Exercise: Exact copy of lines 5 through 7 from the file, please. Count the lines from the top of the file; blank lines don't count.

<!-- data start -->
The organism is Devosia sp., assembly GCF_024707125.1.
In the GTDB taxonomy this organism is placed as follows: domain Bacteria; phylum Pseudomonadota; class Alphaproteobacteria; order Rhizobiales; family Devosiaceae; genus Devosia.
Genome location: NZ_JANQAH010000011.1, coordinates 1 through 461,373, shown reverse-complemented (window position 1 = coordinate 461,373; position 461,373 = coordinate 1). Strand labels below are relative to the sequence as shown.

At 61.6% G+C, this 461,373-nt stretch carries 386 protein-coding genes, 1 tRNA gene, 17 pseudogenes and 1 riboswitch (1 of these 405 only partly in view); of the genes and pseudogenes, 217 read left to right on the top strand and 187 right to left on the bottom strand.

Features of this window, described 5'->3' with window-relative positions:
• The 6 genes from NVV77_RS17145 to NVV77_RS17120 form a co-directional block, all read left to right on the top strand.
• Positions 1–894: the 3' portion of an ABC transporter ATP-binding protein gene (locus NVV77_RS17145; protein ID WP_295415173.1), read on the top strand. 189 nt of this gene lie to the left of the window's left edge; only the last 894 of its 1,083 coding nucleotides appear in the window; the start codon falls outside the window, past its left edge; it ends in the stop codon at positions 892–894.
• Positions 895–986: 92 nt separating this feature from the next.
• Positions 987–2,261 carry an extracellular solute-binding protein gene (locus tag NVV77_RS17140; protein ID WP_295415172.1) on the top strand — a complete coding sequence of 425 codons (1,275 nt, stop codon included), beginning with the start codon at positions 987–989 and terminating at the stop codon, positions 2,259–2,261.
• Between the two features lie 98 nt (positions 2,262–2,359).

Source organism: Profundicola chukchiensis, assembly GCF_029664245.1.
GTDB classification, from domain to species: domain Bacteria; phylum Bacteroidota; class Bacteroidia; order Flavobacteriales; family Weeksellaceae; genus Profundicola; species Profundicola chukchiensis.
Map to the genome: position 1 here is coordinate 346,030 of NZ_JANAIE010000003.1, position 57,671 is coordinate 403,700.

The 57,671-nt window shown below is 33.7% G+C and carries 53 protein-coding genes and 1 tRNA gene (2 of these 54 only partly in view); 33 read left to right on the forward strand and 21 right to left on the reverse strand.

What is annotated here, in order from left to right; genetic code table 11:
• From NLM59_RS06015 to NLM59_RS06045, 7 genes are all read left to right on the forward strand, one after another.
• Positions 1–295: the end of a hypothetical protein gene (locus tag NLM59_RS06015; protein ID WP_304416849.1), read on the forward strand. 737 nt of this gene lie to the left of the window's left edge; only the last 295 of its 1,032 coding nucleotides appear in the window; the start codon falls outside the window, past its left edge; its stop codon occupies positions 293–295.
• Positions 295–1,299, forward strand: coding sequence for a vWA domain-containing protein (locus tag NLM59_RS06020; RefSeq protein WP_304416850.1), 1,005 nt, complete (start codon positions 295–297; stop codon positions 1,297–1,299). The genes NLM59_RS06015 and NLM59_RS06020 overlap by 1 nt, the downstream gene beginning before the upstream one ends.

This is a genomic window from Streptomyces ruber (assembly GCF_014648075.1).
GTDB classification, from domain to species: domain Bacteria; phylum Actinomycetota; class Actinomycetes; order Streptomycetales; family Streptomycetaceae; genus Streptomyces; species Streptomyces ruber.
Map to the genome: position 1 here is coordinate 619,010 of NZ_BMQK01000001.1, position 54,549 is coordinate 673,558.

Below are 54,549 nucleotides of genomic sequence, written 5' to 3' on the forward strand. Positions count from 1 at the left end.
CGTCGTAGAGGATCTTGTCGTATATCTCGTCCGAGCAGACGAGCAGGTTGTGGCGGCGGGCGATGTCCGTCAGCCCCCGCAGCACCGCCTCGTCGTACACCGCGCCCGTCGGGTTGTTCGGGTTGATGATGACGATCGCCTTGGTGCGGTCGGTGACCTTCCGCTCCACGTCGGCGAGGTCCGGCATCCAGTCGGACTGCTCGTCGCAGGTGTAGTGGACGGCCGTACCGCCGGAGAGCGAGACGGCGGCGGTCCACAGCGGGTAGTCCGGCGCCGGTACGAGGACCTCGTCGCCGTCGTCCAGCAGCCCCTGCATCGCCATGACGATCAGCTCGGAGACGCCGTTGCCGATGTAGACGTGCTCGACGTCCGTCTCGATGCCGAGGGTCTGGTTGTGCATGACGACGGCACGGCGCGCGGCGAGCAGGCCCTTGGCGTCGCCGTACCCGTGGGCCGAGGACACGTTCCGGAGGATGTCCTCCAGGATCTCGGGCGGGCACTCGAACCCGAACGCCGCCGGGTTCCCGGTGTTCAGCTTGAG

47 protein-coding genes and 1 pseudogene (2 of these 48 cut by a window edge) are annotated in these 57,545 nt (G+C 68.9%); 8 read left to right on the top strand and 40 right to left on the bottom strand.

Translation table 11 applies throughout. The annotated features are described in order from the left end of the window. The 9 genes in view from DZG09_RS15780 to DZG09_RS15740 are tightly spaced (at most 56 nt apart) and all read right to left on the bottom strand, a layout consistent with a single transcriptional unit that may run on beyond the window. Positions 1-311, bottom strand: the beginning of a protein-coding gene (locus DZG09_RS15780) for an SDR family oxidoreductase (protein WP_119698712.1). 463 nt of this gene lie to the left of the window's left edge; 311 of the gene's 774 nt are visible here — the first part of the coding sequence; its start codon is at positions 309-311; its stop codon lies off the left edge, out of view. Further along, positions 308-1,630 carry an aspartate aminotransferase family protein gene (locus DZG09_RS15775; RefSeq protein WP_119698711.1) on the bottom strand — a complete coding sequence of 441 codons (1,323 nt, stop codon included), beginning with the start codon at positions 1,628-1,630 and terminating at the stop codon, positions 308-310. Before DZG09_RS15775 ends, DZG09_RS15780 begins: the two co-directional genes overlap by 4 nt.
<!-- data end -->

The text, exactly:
Features of this window, described 5'->3' with window-relative positions:
• The 6 genes from NVV77_RS17145 to NVV77_RS17120 form a co-directional block, all read left to right on the top strand.
• Positions 1–894: the 3' portion of an ABC transporter ATP-binding protein gene (locus NVV77_RS17145; protein ID WP_295415173.1), read on the top strand. 189 nt of this gene lie to the left of the window's left edge; only the last 894 of its 1,083 coding nucleotides appear in the window; the start codon falls outside the window, past its left edge; it ends in the stop codon at positions 892–894.